The DEA May Be Using Your Hard-Earned Cash To Toss Cannabis Plants

September 24, 2015
Kristin Magaldi
Displayed with permission from Medical Daily

In an attempt to police marijuana use on the West Cost, the Drug Enforcement Administration has spent $960,000 to destroy Oregon marijuana plants in 2014. According to NBC affiliate KGW located in Portland, the movement to uproot as many cannabis plants in Oregon as possible is part of the DEA’s “Cannabis Eradication Program.” But many are wondering why the DEA is wasting so much of the population’s tax dollars over removing a plant that is legal in that state for recreational use.

Last year, the DEA reported having removed 16,067 plants from Oregon, amounting to a total of $60 per plant paid by the tax payers. This seems like a lot, but when you compare it to the amount the DEA spends nationally per plant removed ($4.20), it’s borderline outrageous.

KGW says this year the DEA’s budget for removing marijuana plants has decreased, but only slightly. The total amount of funds allocated to uprooting plants in Oregon will be $760,000. But Oregon residents are becoming more vocal about the issue. If the plant is legal within the state, why spend their hard-earned money trying to get rid of it? Similarly, Congress is questioning the necessity of this program. Some members are even trying to defund the DEA’s federal anti-pot program, which costs the country $18 million annually.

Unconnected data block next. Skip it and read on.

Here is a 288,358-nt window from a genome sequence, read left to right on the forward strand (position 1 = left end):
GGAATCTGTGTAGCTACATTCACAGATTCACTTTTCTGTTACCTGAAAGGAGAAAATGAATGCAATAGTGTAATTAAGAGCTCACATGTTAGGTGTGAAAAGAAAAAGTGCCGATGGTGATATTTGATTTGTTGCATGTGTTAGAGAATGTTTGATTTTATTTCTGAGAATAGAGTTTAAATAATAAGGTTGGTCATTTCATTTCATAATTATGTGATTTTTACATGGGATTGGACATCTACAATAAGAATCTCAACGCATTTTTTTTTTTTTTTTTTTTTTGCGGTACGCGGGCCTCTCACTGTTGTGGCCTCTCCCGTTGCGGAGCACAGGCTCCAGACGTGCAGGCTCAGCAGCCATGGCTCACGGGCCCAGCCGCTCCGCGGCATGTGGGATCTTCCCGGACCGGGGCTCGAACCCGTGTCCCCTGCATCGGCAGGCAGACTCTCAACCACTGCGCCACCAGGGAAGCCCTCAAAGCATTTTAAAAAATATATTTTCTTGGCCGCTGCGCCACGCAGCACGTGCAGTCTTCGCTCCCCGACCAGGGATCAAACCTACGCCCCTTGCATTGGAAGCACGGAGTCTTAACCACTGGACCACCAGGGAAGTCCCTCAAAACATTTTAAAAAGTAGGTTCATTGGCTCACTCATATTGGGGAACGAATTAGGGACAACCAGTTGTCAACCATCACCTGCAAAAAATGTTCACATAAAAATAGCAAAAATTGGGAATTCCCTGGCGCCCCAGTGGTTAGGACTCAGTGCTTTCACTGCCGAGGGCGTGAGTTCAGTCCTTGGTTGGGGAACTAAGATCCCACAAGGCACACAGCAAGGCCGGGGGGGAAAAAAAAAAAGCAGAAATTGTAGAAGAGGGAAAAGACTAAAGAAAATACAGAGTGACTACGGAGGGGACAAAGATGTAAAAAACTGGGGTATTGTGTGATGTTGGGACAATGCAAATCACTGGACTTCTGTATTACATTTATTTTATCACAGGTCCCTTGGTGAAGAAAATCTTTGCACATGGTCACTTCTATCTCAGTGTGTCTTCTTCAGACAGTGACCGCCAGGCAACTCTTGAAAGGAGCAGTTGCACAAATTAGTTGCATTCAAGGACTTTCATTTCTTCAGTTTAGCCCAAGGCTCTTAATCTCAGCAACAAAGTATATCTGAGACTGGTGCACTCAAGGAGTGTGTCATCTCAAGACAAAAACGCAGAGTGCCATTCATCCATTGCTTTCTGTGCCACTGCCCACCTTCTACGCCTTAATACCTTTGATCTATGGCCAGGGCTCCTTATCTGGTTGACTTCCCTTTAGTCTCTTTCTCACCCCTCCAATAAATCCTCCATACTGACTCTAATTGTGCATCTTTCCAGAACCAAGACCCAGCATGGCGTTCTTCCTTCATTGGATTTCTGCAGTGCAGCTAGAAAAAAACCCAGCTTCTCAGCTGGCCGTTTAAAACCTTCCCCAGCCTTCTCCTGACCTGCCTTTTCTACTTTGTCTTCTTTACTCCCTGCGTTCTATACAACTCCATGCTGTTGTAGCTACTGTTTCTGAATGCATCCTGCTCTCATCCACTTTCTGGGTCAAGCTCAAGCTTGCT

The DEA stands by its decision to eradicate cannabis from the Oregon area, claiming that marijuana grown in this area and other areas are sometimes the works of Mexican drug cartels.

“This program has proven effective in dismantling and disrupting drug trafficking organizations,” DEA spokesperson Joseph Moses told KGW.

Skeptics, however, counter this claim, saying that the DEA may be overestimating the cartel’s sway in U.S. marijuana operations. In fact, a 2012 report from the Office of National Drug Control Policy admitted that there was little evidence to support any connection between cartels’ involvement in marijuana in California.

“Based on our intelligence, which includes thousands of cell phone numbers and wiretaps, we haven’t been able to connect anyone to a major cartel,” a representative told the Los Angeles Times.

Similarly, some of Oregon’s law enforcement are saying they have other priorities than policing marijuana. “I want to focus on person crimes,” one sheriff said. “Child abuse, sex assault; crimes against people.”

But because marijuana still remains illegal on the federal level, the DEA is within full jurisdiction to remove plants, even in areas where their growth is legal statewide. The DEA says their mission to remove marijuana plants in Oregon will continue but a little less vigorously than before.